The 1975 concert review



The 1975 is a band that originated in Manchester, England, between Matt Healy, Adam Hann, bassist Ross MacDonald, and drummer George Daniel. Healy got into music when his father’s best friend died and left Healy with two guitars. The 1975’s first self titled album was released in 2013, 11 years after the band started, and over time they began to take fame over in the US. With a world tour with over 11 sold  out shows in North America alone, including my show, I was honestly coming in with very high expectations. I’ve never went to a concert with so many people, and that’s something I was really looking forward to because most concerts I’ve been to had a couple hundred at most.

My friends and I arrived at the San Francisco Bill Graham Civic Center 2 hours and 40 minutes before doors opened, we stood in a rather long line and waited as the line grew longer and longer. A worker then approached us and asked if we wanted to go to a “shorter line” to go in first for a donation of ten dollars. We decided to go to the shorter line and waited a while wondering if we were getting scammed and luckily we were actually able to go first, and they didn’t even charge us. We waited in the actual venue for around an hour until No Rome, one of the opening acts, came out.  No Rome is from the Philippines, and is considered one of Matt Healy’s muses. He softly said hi to everyone and welcomed them. He then performed “Cashmoney,” “Do It Again,” “Saint Laurent,” “Seventeen,” “Blue Jeans,” and “Pink.” Although his performance did come off as boring due to a lot of the crowd not being into it, his contagious, charismatic energy was really welcoming and it was a calm way to prepare us for the upcoming artists.

Next up, Pales Waves took the stage. Pale Waves consists of four people, with the front person being Heather Gracie, who met the drummer Ciara Doran while attending university in Manchester. To be honest, I wasn’t really expecting much because I wasn’t really aware that there was going to be two openers, but as soon as they began singing, I immediately fell in love. Their pop rock feeling really gravitated towards a raw nostalgic type of feeling. They gave out 90s rock punk energy and really brought the crowd to life. My personal favorite song was “Eighteen” and to this day (a week later) I still have it on repeat. “Television Romance,” and “There’s A Honey,” were also two songs that everyone seemed to know. They were definitely unexpectedly good and I generally really enjoyed their performance.

Finally, the moment everyone had been waiting for arrived and the crowd got quiet as the lights turned off. They took the stage around 9pm and the show opened with The 1975 by The 1975. The lyrics lit up on a black screen, flashing in white block letters:

Go down

Soft sound


Car lights

Playing with the air

Breathing in your hair

Go down

Soft sound

Step into your skin?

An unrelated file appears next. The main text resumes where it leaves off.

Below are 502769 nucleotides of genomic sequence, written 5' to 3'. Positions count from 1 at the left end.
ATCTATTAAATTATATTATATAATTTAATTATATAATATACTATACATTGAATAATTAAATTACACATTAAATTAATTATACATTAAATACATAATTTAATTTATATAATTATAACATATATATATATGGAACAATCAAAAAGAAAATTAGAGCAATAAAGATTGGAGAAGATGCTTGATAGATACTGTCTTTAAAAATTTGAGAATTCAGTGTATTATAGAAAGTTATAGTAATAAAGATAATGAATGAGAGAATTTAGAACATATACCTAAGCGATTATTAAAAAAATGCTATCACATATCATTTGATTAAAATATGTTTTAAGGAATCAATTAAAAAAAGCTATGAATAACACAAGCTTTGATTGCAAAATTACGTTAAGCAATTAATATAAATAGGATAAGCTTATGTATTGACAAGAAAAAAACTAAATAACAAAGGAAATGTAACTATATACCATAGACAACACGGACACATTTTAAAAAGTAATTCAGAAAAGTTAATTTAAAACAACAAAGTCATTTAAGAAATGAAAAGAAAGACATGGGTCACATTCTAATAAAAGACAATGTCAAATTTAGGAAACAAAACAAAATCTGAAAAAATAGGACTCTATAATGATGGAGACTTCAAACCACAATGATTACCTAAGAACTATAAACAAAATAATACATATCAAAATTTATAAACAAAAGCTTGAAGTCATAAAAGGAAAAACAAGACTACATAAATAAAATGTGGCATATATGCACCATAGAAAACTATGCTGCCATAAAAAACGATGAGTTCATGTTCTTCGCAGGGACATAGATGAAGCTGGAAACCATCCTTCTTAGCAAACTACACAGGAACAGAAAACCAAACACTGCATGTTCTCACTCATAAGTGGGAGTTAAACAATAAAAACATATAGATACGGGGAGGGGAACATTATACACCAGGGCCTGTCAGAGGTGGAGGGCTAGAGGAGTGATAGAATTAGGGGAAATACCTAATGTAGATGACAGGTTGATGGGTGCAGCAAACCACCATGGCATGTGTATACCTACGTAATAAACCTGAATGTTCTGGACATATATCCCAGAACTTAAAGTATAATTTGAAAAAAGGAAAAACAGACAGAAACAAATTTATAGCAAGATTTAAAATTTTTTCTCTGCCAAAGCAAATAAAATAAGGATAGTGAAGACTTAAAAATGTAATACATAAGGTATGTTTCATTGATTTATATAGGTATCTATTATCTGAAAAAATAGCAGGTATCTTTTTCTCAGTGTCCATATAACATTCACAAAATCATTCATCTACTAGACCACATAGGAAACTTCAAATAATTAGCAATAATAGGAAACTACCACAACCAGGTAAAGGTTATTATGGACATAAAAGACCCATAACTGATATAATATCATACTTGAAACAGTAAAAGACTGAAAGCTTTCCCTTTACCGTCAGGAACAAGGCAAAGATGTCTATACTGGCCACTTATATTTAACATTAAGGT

I’d rather jump in your bones

Taking up your mouth, so you breathe through your nose


One thing that I was excited for was the graphics because The 1975 are really known for their images displayed on over seven green screens on the stage. It’s really interesting because they never perform the same exact songs at each show so you kind of have to prepare by knowing songs off each album. The show was sold out with over 8,500 in the venue (Bill Graham Civic Auditorium) located in San Francisco. The band kicked off their set with “Give Yourself A Try,” and the crowd screamed every lyric. When transitioning to their fourth song, “Sincerity is Scary,” Matt Healy said “Welcome San Francisco, we are The 1975 from Manchester, England,” and he stepped onto the iconic treadmill, as used at every show, as a city like simulation appeared on the screen, referring to the music video. The artist performed hits off the new album, A Brief Inquiry Into Online Relationships, such as “Tootimetootimetootime,” “It’s Not Living (If It’s Not With You),” and “Love It If We Made It.”

They also played fan favorites off of their previous album, I Like It When You Sleep, for You Are So Beautiful Yet So Unaware of It, featuring “She’s American,” “Somebody Else,” and “A Change In Heart.” One really interesting transition was when Healy stopped after a song and questioned if he had clothes on(turns out he didn’t) and when he found out that he didn’t Healy laughed and said, “It’s not okay to let things out in front of teenage girls, or anyone, that’s a new one.” He also commented on how it reminded him of when he was on drugs, referencing to the time when he had a heroin addiction, he continued, “Let’s play a song from that time though,” and played “Paris.” After “I Always Want To Die Sometimes,” there was a short break then The 1975 took the stage again and performed “Sex,” “Love It If We Made I,” and closed with “The Sound.”

During The Sound the crowd roared as Healy told people to jump, the night did end with a bang and as soon as the song finished, people rushed outside and rushed to the merch lines! I really enjoyed the concert and the vocals were really good, the overall energy of the crowd and artists, in general, was great. Even though it was a full house and was very cramped to the point to where you have no space to even move your hand, it was still oddly comforting and I was really happy that I attended this concert.


The 1975
Give Yourself a Try
She’s American
Sincerity Is Scary

It’s Not Living (If It’s Not With You)
A Change of Heart
I Couldn’t Be More in Love
An Encounter
I Like America & America Likes Me
Somebody Else
I Always Wanna Die (Sometimes)

If I Believe You
Love It If We Made It
The Sound